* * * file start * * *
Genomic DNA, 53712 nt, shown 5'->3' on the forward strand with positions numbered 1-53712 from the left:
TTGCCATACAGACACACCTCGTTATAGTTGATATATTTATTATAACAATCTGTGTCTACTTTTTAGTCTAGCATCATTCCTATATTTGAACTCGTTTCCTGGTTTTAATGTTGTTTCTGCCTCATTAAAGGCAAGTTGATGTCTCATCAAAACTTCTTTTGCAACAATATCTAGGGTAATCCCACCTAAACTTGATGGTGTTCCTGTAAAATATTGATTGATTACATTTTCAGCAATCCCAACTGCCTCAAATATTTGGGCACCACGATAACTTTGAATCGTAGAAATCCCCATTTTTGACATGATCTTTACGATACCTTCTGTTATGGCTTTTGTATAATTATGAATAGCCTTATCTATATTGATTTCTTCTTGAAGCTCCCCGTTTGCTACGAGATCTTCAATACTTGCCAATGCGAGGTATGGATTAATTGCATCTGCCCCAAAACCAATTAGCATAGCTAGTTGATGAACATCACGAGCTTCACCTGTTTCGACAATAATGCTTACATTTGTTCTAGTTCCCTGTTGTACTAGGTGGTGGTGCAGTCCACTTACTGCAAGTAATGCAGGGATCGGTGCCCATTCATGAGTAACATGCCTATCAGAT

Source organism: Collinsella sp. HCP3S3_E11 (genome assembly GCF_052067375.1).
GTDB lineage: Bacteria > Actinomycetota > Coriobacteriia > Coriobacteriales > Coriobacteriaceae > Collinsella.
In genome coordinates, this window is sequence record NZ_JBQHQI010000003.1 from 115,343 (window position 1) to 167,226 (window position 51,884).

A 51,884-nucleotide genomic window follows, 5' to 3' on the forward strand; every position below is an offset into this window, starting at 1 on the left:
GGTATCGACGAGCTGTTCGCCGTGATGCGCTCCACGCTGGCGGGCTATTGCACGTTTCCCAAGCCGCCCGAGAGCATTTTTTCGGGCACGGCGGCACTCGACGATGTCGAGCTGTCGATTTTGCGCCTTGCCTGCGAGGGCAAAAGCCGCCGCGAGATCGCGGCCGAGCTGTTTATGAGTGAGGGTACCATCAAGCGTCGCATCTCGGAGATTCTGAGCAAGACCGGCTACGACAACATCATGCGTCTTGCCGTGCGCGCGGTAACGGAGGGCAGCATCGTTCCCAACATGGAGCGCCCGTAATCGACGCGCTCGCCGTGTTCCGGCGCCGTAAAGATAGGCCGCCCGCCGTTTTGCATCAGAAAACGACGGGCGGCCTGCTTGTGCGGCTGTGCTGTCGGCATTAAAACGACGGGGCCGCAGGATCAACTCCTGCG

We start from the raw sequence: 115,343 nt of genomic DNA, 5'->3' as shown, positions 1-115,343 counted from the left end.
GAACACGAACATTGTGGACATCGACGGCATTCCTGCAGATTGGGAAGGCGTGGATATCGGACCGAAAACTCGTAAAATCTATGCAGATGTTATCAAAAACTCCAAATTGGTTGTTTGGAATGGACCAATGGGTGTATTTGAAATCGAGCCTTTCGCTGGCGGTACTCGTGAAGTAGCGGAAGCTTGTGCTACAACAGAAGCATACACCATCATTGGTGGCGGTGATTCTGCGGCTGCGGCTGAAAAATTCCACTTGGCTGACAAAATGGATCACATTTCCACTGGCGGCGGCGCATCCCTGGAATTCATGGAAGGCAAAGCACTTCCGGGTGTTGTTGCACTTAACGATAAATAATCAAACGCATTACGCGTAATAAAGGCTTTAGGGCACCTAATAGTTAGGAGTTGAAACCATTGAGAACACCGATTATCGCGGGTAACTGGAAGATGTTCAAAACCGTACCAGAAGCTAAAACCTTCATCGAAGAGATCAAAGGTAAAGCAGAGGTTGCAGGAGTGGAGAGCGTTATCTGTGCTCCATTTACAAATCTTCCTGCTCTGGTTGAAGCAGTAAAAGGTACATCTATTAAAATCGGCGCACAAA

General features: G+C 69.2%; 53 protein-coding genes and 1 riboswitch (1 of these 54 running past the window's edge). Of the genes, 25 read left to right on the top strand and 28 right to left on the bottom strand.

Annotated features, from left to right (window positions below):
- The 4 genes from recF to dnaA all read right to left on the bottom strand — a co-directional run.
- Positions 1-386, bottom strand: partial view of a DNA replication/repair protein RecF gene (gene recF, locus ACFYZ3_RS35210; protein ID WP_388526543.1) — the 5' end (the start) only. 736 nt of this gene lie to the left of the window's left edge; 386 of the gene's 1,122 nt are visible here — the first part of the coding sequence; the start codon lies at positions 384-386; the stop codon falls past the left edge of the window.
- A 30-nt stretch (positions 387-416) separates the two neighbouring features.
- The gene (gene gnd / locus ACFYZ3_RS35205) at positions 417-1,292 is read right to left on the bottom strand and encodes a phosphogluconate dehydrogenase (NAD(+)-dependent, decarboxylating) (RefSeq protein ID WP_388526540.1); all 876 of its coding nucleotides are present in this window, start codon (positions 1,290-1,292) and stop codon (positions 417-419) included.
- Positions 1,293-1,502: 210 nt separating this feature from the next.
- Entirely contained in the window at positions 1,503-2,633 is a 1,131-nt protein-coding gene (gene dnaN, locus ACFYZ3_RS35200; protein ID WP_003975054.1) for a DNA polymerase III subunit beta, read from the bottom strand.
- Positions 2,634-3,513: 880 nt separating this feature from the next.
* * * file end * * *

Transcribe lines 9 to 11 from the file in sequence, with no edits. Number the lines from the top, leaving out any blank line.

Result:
GAACACGAACATTGTGGACATCGACGGCATTCCTGCAGATTGGGAAGGCGTGGATATCGGACCGAAAACTCGTAAAATCTATGCAGATGTTATCAAAAACTCCAAATTGGTTGTTTGGAATGGACCAATGGGTGTATTTGAAATCGAGCCTTTCGCTGGCGGTACTCGTGAAGTAGCGGAAGCTTGTGCTACAACAGAAGCATACACCATCATTGGTGGCGGTGATTCTGCGGCTGCGGCTGAAAAATTCCACTTGGCTGACAAAATGGATCACATTTCCACTGGCGGCGGCGCATCCCTGGAATTCATGGAAGGCAAAGCACTTCCGGGTGTTGTTGCACTTAACGATAAATAATCAAACGCATTACGCGTAATAAAGGCTTTAGGGCACCTAATAGTTAGGAGTTGAAACCATTGAGAACACCGATTATCGCGGGTAACTGGAAGATGTTCAAAACCGTACCAGAAGCTAAAACCTTCATCGAAGAGATCAAAGGTAAAGCAGAGGTTGCAGGAGTGGAGAGCGTTATCTGTGCTCCATTTACAAATCTTCCTGCTCTGGTTGAAGCAGTAAAAGGTACATCTATTAAAATCGGCGCACAAA

General features: G+C 69.2%; 53 protein-coding genes and 1 riboswitch (1 of these 54 running past the window's edge). Of the genes, 25 read left to right on the top strand and 28 right to left on the bottom strand.

Annotated features, from left to right (window positions below):